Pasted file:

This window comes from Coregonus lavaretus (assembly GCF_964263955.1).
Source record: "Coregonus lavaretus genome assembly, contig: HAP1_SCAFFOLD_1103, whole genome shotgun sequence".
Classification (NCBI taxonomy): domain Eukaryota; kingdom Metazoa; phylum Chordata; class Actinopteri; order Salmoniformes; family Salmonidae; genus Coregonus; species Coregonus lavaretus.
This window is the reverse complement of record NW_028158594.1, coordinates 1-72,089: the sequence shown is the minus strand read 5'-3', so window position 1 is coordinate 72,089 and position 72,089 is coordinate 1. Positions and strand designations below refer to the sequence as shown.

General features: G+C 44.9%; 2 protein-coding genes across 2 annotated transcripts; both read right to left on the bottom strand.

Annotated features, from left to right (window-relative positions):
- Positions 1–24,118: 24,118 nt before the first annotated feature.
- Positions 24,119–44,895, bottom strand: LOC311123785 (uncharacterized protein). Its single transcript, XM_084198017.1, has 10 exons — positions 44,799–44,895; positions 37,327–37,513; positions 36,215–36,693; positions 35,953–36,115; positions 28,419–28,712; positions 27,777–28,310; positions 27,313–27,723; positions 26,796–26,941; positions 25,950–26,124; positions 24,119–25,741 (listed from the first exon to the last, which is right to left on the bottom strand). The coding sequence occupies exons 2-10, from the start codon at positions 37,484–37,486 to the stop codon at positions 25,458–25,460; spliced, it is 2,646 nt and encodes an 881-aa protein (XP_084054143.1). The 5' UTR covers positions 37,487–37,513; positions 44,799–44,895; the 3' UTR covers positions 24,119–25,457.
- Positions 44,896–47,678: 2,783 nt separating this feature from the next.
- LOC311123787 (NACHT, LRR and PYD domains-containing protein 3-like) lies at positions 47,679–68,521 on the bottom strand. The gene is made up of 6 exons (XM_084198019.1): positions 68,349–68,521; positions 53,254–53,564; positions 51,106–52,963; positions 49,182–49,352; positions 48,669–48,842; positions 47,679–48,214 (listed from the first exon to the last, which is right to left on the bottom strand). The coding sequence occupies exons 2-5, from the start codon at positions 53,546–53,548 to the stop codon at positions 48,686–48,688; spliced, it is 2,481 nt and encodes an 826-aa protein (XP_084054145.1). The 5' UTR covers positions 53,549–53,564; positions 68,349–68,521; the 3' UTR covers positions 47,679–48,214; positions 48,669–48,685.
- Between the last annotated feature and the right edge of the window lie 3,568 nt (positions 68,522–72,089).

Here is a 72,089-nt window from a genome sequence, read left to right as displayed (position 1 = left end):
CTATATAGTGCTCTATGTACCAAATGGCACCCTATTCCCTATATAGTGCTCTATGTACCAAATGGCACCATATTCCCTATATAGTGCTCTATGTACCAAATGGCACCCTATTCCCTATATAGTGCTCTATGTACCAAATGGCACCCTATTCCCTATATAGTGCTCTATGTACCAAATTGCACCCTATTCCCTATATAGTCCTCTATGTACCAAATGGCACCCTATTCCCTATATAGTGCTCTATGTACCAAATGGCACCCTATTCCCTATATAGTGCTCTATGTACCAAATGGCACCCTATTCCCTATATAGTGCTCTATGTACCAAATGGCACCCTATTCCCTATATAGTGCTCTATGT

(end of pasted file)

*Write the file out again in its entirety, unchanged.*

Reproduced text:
This window comes from Coregonus lavaretus (assembly GCF_964263955.1).
Source record: "Coregonus lavaretus genome assembly, contig: HAP1_SCAFFOLD_1103, whole genome shotgun sequence".
Classification (NCBI taxonomy): domain Eukaryota; kingdom Metazoa; phylum Chordata; class Actinopteri; order Salmoniformes; family Salmonidae; genus Coregonus; species Coregonus lavaretus.
This window is the reverse complement of record NW_028158594.1, coordinates 1-72,089: the sequence shown is the minus strand read 5'-3', so window position 1 is coordinate 72,089 and position 72,089 is coordinate 1. Positions and strand designations below refer to the sequence as shown.

General features: G+C 44.9%; 2 protein-coding genes across 2 annotated transcripts; both read right to left on the bottom strand.

Annotated features, from left to right (window-relative positions):
- Positions 1–24,118: 24,118 nt before the first annotated feature.
- Positions 24,119–44,895, bottom strand: LOC311123785 (uncharacterized protein). Its single transcript, XM_084198017.1, has 10 exons — positions 44,799–44,895; positions 37,327–37,513; positions 36,215–36,693; positions 35,953–36,115; positions 28,419–28,712; positions 27,777–28,310; positions 27,313–27,723; positions 26,796–26,941; positions 25,950–26,124; positions 24,119–25,741 (listed from the first exon to the last, which is right to left on the bottom strand). The coding sequence occupies exons 2-10, from the start codon at positions 37,484–37,486 to the stop codon at positions 25,458–25,460; spliced, it is 2,646 nt and encodes an 881-aa protein (XP_084054143.1). The 5' UTR covers positions 37,487–37,513; positions 44,799–44,895; the 3' UTR covers positions 24,119–25,457.
- Positions 44,896–47,678: 2,783 nt separating this feature from the next.
- LOC311123787 (NACHT, LRR and PYD domains-containing protein 3-like) lies at positions 47,679–68,521 on the bottom strand. The gene is made up of 6 exons (XM_084198019.1): positions 68,349–68,521; positions 53,254–53,564; positions 51,106–52,963; positions 49,182–49,352; positions 48,669–48,842; positions 47,679–48,214 (listed from the first exon to the last, which is right to left on the bottom strand). The coding sequence occupies exons 2-5, from the start codon at positions 53,546–53,548 to the stop codon at positions 48,686–48,688; spliced, it is 2,481 nt and encodes an 826-aa protein (XP_084054145.1). The 5' UTR covers positions 53,549–53,564; positions 68,349–68,521; the 3' UTR covers positions 47,679–48,214; positions 48,669–48,685.
- Between the last annotated feature and the right edge of the window lie 3,568 nt (positions 68,522–72,089).

Here is a 72,089-nt window from a genome sequence, read left to right as displayed (position 1 = left end):
CTATATAGTGCTCTATGTACCAAATGGCACCCTATTCCCTATATAGTGCTCTATGTACCAAATGGCACCATATTCCCTATATAGTGCTCTATGTACCAAATGGCACCCTATTCCCTATATAGTGCTCTATGTACCAAATGGCACCCTATTCCCTATATAGTGCTCTATGTACCAAATTGCACCCTATTCCCTATATAGTCCTCTATGTACCAAATGGCACCCTATTCCCTATATAGTGCTCTATGTACCAAATGGCACCCTATTCCCTATATAGTGCTCTATGTACCAAATGGCACCCTATTCCCTATATAGTGCTCTATGTACCAAATGGCACCCTATTCCCTATATAGTGCTCTATGT